One by one, they lined up to condemn the madness. “It’s certainly destroying my enjoyment of the game of football,” said Roy Hodgson. “You’re ruining football for everybody,” fumed Jamie Carragher. “The game’s gone,” tweeted Andros Townsend. “Maybe we can all get together and stop it,” urged Steve Bruce.
Meanwhile, on Monday a group of football fans, former players, administrators and politicians sent an open letter to the government warning that many EFL and National League clubs were “unable to meet their payroll obligations for next month”, and that without government assistance English football was facing “the collapse of the league structure that we have known for over one hundred years”.
The two were unrelated.
Perhaps it was no surprise, on reflection, that the imminent implosion of the domestic game generated considerably less ill-feeling over the weekend than the Premier League’s adoption of a handball rule that virtually everyone else in Europe was already using. This is, after all, how feelings work. They’re primal, unfocused, irrational, disproportionate. If someone slaps you in the face, your first thought isn’t necessarily going to run to all the millions of other people in the world getting punched.
But partly, too, it stems from the basic sense that the Premier League and the rest of English football may as well now exist in different worlds: a growing disconnect that the coming days could bring into ever sharper focus. On Tuesday, the Premier League clubs will hold a virtual meeting to discuss the game’s looming financial crisis, with little prospect of fans returning to stadiums unless the government makes another of its sudden and unceremonious U-turns.
And so one of the items on the agenda will be the possibility of providing emergency financial support to clubs further down the ladder, who rely disproportionately on gate income for their solvency. The culture secretary, Oliver Dowden, has already urged Premier League clubs to “step up to the plate” and “start looking after the football family as a whole”. All of which raises a host of supplementary questions. Namely: why would they? What’s in it for them? And is there not a certain doomed, unicorns-and-fairies idealism in expecting English football’s elite to care about propping up a system they have spent years actively seeking to obliterate?
It is at this point that people will generally throw in nice-sounding words like “ecosystem” and “the greater good”. They will point out how many of today’s Premier League stars – Jamie Vardy, Raheem Sterling, Harry Maguire – were forged at EFL clubs. Implicit in this is the idea that from top to bottom, we are all somehow part of an organic and interdependent whole. That when one club goes under, it weakens everyone.
For an alternative standpoint you only had to ask the Burnley manager, Sean Dyche, who took a dim view of Premier League clubs being pressured into bailing out their poorer counterparts. “Does that mean every hedge fund manager who is incredibly successful does that to the hedge fund managers who are not so successful?” he sniffed. “Do the restaurants who are surviving look after the ones who are not? If you are going to apply it to football, you have to apply it to everyone and every business.” (Congratulations, Sean: you’ve just invented social democracy!)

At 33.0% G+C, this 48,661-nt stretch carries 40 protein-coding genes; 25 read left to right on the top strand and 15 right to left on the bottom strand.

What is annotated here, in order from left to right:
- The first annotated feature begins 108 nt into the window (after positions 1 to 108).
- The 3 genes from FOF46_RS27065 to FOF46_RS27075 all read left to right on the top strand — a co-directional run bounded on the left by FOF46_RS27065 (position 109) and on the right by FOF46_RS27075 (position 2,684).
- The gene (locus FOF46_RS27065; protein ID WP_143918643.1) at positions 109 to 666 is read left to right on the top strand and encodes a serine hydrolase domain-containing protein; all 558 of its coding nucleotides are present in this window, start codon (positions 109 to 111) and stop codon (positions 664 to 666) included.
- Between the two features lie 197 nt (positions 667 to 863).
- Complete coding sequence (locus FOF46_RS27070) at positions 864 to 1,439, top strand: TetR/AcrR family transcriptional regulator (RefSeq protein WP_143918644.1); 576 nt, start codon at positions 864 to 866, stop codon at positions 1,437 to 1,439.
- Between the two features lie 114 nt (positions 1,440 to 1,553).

At its heart, Dychonomics is underpinned by a heartbreaking, devastatingly cynical and yet largely accurate idea of the modern football club, which is essentially an animal of the market: one that sees not a pyramid but a jungle of predators and prey. Big clubs may not necessarily need smaller clubs to go under – far better, surely, to maintain them in vassalage as an easy talent pipeline and loan destination for young players – but they’re probably not too fussed either way. Big-club fanbases – now more disparate, international and overwhelmingly organised online – certainly seem to care less about smaller clubs than they ever did.
Or, to put it another way: there may be individuals at Manchester United or Manchester City who personally mourn the plight of Macclesfield Town or Bury, or those we may yet lose. But the organism as a whole will feel nothing at all. It’s the same reason Amazon wants to shut your local bookshop, why Pret a Manger is indifferent to the fate of the sandwich shop round the corner, why the Athletic wants traditional newspapers to bleed to death. Nothing personal, you understand. But expecting the modern super-club to heed any impulse other than its own avarice is a bit like asking Siri to mend your broken heart.
And so, here we are: raging at handball decisions while an entire way of life goes to the wall. Perhaps this was inevitable once we began to recondition the entire concept of football around escapism and mass entertainment, discarding all its alternative meanings in the process. Football, the employer. Football, the glue and the pride of small towns. Football, the nice day out. Burn the entire structure from the ground up and few will bat an eyelid. Tamper with the product even one iota, and people will start howling about “moral corruption”, perversion and theft.
Meanwhile, whether it’s a condition-strapped Premier League loan or a massive cheque from Rishi Sunak, you assume someone will see the PR value in saving the EFL for now. In the long run, though, the triumph of Dychonomics is more or less complete. The only way the game can emerge from this crisis intact is if everyone manages to put aside their self-interest and work together for the common good. Well, we generally know how that turns out.